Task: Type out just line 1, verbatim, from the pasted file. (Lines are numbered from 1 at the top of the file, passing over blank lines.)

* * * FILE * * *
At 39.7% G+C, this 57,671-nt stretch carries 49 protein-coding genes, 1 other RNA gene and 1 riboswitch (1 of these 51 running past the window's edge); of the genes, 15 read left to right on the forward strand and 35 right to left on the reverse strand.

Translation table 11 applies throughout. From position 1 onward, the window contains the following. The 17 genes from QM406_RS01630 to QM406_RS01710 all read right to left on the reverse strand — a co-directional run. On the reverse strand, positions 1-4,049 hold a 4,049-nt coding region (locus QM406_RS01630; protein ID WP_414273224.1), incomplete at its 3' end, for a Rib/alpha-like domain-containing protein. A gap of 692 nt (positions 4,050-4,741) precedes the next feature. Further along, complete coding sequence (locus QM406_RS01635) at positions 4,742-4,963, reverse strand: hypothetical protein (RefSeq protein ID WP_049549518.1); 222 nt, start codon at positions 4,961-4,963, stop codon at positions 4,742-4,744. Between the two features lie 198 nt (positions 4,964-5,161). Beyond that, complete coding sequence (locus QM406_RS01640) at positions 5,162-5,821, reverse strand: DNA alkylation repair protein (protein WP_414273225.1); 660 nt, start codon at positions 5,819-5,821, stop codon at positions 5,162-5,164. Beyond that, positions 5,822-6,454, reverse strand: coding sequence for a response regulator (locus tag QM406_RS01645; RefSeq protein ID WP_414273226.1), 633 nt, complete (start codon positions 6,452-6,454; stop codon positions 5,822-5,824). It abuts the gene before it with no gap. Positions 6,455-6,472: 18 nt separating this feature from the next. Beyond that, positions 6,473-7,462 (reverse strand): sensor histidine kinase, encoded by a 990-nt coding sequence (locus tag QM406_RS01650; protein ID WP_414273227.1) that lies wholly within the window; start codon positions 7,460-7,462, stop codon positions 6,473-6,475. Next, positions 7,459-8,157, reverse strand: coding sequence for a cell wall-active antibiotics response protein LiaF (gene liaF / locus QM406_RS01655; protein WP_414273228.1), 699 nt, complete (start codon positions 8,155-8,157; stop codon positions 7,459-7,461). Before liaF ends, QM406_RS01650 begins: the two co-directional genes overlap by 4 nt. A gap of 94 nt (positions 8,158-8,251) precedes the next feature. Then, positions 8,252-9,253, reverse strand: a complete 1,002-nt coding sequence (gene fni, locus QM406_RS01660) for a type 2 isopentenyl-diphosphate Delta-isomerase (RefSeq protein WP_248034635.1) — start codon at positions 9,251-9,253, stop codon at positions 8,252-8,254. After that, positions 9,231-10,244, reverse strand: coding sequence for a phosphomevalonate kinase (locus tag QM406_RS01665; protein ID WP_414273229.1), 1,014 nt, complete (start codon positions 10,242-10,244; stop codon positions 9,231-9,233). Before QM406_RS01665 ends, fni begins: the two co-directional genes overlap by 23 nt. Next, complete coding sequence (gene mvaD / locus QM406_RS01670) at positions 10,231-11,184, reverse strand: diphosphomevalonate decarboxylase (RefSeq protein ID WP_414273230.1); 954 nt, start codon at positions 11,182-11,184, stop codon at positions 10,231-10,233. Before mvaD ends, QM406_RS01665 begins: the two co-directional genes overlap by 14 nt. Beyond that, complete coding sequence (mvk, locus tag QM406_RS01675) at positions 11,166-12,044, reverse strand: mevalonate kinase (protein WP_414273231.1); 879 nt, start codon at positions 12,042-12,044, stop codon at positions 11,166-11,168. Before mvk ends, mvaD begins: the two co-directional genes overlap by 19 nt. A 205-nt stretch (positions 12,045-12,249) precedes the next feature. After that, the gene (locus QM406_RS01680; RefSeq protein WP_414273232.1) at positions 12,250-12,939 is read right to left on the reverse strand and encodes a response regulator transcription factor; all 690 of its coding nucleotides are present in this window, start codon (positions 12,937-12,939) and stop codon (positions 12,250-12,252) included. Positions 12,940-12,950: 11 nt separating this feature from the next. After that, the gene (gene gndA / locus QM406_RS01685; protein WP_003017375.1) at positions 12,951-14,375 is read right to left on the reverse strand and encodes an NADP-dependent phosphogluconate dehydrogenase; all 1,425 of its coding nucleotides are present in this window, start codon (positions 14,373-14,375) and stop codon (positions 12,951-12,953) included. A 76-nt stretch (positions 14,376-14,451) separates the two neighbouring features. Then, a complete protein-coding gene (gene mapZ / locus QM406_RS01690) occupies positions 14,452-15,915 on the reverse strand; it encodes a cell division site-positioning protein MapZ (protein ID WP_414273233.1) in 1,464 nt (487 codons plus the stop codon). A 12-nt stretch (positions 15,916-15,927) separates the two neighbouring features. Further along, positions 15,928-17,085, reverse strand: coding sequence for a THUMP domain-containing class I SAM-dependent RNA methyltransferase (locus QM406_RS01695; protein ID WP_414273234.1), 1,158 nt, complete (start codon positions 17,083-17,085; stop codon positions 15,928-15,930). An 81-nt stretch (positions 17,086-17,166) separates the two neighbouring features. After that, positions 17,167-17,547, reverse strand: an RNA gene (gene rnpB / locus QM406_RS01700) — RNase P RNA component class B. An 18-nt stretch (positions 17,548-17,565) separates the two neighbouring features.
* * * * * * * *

At 39.7% G+C, this 57,671-nt stretch carries 49 protein-coding genes, 1 other RNA gene and 1 riboswitch (1 of these 51 running past the window's edge); of the genes, 15 read left to right on the forward strand and 35 right to left on the reverse strand.